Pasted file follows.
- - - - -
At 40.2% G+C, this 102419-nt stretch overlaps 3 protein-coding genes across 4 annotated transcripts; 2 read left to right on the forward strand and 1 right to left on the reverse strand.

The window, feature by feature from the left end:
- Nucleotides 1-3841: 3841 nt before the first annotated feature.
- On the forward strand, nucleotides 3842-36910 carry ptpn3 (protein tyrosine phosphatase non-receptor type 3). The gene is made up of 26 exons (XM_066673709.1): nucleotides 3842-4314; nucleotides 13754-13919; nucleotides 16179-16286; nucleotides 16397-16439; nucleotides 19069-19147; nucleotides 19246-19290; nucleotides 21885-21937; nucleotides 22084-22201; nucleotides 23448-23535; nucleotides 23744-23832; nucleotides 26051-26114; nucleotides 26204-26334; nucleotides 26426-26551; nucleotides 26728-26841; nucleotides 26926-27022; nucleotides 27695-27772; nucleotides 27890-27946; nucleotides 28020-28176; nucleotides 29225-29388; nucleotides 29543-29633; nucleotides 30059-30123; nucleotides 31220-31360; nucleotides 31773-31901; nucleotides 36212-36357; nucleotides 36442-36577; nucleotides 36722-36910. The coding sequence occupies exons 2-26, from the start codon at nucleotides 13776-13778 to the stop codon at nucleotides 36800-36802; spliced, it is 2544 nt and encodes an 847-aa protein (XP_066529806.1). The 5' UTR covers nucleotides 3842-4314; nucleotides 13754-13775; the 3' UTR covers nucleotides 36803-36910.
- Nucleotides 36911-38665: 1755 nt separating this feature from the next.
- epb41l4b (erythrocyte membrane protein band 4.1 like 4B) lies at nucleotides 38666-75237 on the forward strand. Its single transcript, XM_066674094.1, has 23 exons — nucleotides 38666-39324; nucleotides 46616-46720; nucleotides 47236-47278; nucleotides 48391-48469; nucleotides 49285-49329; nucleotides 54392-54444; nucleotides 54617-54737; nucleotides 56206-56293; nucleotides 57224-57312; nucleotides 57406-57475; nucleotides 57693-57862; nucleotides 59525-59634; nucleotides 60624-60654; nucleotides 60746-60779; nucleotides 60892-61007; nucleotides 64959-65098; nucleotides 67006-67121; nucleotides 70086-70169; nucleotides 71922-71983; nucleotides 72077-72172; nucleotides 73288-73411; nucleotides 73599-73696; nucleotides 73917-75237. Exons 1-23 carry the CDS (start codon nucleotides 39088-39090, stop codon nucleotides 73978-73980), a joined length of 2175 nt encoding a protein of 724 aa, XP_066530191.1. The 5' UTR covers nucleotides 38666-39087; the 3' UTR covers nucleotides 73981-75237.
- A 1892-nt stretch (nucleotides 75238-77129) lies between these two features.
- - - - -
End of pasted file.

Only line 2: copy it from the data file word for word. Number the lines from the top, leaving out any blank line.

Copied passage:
The window, feature by feature from the left end: